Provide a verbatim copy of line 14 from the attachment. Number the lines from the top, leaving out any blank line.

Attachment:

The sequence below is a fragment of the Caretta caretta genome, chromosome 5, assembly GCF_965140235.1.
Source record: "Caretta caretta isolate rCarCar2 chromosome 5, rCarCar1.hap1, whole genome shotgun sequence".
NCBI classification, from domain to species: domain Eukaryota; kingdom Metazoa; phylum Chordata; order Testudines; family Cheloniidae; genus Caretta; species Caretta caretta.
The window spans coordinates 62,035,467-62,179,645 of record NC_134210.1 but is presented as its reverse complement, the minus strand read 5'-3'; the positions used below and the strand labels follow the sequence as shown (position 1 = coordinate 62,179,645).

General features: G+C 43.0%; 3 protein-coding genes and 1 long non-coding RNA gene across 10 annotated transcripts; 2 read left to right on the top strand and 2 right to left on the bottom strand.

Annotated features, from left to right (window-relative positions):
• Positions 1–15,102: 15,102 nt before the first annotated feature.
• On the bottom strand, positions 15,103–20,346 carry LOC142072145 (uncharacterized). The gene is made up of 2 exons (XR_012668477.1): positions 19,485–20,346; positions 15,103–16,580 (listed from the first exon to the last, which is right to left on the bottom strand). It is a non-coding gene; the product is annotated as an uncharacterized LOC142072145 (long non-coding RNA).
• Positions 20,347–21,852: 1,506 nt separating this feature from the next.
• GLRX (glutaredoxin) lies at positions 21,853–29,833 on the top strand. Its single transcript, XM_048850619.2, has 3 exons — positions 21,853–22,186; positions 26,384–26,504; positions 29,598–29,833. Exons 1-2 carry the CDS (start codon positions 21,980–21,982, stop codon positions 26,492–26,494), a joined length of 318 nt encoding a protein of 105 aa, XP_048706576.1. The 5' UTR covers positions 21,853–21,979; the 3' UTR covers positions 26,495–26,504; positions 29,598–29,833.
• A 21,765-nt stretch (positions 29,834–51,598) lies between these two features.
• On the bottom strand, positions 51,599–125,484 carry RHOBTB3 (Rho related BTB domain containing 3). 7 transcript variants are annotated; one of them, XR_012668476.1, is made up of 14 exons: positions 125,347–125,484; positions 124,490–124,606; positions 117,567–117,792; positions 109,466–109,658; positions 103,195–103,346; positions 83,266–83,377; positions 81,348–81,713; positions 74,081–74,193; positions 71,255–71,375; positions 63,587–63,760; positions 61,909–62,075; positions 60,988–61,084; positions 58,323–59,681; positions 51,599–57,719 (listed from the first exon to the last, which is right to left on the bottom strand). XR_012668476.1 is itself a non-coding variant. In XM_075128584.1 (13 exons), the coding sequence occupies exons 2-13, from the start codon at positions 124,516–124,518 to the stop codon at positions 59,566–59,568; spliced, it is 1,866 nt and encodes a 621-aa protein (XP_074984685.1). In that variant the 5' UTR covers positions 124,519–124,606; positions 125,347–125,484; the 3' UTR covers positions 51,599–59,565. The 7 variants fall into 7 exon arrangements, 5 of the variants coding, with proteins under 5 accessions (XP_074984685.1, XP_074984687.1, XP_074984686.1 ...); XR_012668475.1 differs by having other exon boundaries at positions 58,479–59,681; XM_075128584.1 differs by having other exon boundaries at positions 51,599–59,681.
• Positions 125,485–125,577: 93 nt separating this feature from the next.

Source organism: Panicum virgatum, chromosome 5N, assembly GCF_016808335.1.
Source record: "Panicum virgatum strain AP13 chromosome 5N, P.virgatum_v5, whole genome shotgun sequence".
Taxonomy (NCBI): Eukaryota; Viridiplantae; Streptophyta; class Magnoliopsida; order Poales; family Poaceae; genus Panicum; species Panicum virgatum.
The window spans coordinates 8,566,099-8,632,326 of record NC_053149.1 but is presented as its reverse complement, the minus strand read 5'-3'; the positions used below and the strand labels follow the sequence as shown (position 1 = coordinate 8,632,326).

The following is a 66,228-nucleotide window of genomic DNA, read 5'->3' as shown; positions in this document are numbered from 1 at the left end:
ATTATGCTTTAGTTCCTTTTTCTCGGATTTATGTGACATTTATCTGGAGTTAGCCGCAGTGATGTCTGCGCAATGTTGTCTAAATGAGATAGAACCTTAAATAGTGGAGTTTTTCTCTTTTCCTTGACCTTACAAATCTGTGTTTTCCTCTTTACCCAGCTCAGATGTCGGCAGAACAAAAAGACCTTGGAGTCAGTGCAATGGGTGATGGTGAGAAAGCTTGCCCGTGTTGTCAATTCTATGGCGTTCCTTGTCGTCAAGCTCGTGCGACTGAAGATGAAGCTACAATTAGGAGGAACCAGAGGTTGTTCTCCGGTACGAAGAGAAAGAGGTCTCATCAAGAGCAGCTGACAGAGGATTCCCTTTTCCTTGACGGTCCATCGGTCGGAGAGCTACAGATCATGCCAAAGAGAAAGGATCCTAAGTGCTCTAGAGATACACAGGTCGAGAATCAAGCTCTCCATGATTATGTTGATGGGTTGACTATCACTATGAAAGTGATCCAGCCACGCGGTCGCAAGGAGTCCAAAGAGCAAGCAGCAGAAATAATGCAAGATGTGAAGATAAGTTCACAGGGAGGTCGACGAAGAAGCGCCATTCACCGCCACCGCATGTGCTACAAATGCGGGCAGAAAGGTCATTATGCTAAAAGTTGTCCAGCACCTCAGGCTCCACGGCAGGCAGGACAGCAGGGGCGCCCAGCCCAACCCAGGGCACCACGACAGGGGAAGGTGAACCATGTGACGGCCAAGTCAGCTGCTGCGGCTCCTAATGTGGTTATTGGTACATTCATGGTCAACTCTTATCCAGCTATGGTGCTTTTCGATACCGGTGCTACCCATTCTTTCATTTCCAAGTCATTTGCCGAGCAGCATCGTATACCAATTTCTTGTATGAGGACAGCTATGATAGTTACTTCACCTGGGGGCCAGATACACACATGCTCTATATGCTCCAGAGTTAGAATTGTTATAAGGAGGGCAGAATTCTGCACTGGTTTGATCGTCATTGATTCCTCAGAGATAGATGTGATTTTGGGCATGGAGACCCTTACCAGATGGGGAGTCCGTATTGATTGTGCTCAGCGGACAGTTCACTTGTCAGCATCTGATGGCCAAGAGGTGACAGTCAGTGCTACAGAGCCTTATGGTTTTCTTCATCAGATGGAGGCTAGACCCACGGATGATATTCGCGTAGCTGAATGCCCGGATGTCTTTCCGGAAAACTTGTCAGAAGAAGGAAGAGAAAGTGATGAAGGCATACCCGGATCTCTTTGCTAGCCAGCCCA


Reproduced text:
Source organism: Panicum virgatum, chromosome 5N, assembly GCF_016808335.1.